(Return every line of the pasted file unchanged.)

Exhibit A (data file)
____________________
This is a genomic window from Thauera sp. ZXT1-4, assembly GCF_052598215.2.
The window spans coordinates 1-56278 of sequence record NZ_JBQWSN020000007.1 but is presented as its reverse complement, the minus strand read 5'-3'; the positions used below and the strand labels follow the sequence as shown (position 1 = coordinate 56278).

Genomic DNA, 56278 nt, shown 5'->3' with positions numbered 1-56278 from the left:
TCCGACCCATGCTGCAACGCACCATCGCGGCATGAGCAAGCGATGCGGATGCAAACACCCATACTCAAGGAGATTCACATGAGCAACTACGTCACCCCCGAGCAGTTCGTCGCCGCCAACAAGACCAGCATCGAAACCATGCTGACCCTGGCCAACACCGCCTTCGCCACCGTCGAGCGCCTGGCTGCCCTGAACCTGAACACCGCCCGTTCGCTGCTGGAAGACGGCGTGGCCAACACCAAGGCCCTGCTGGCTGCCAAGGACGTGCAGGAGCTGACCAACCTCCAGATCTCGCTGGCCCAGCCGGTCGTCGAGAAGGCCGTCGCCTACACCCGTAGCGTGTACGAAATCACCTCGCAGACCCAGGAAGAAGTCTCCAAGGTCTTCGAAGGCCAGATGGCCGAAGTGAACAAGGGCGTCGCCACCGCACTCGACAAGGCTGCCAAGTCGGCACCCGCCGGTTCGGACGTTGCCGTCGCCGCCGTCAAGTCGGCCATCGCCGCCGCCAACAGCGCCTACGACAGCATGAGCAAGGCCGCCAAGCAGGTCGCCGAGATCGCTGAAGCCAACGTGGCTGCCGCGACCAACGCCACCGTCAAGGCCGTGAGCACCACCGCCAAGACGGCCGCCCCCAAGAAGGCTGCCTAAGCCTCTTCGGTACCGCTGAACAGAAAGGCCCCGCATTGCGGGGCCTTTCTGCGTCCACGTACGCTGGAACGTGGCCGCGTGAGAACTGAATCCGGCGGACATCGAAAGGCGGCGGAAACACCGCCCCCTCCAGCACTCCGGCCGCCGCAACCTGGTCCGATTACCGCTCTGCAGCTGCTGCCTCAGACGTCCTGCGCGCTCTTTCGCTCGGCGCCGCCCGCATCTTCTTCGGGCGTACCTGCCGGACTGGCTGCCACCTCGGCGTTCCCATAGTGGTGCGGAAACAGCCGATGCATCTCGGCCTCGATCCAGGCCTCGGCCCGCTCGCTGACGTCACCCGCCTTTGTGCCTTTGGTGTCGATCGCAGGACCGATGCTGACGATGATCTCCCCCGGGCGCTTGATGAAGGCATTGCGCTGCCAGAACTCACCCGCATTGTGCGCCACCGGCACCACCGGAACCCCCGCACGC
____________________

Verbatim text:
This is a genomic window from Thauera sp. ZXT1-4, assembly GCF_052598215.2.
The window spans coordinates 1-56278 of sequence record NZ_JBQWSN020000007.1 but is presented as its reverse complement, the minus strand read 5'-3'; the positions used below and the strand labels follow the sequence as shown (position 1 = coordinate 56278).

Genomic DNA, 56278 nt, shown 5'->3' with positions numbered 1-56278 from the left:
TCCGACCCATGCTGCAACGCACCATCGCGGCATGAGCAAGCGATGCGGATGCAAACACCCATACTCAAGGAGATTCACATGAGCAACTACGTCACCCCCGAGCAGTTCGTCGCCGCCAACAAGACCAGCATCGAAACCATGCTGACCCTGGCCAACACCGCCTTCGCCACCGTCGAGCGCCTGGCTGCCCTGAACCTGAACACCGCCCGTTCGCTGCTGGAAGACGGCGTGGCCAACACCAAGGCCCTGCTGGCTGCCAAGGACGTGCAGGAGCTGACCAACCTCCAGATCTCGCTGGCCCAGCCGGTCGTCGAGAAGGCCGTCGCCTACACCCGTAGCGTGTACGAAATCACCTCGCAGACCCAGGAAGAAGTCTCCAAGGTCTTCGAAGGCCAGATGGCCGAAGTGAACAAGGGCGTCGCCACCGCACTCGACAAGGCTGCCAAGTCGGCACCCGCCGGTTCGGACGTTGCCGTCGCCGCCGTCAAGTCGGCCATCGCCGCCGCCAACAGCGCCTACGACAGCATGAGCAAGGCCGCCAAGCAGGTCGCCGAGATCGCTGAAGCCAACGTGGCTGCCGCGACCAACGCCACCGTCAAGGCCGTGAGCACCACCGCCAAGACGGCCGCCCCCAAGAAGGCTGCCTAAGCCTCTTCGGTACCGCTGAACAGAAAGGCCCCGCATTGCGGGGCCTTTCTGCGTCCACGTACGCTGGAACGTGGCCGCGTGAGAACTGAATCCGGCGGACATCGAAAGGCGGCGGAAACACCGCCCCCTCCAGCACTCCGGCCGCCGCAACCTGGTCCGATTACCGCTCTGCAGCTGCTGCCTCAGACGTCCTGCGCGCTCTTTCGCTCGGCGCCGCCCGCATCTTCTTCGGGCGTACCTGCCGGACTGGCTGCCACCTCGGCGTTCCCATAGTGGTGCGGAAACAGCCGATGCATCTCGGCCTCGATCCAGGCCTCGGCCCGCTCGCTGACGTCACCCGCCTTTGTGCCTTTGGTGTCGATCGCAGGACCGATGCTGACGATGATCTCCCCCGGGCGCTTGATGAAGGCATTGCGCTGCCAGAACTCACCCGCATTGTGCGCCACCGGCACCACCGGAACCCCCGCACGC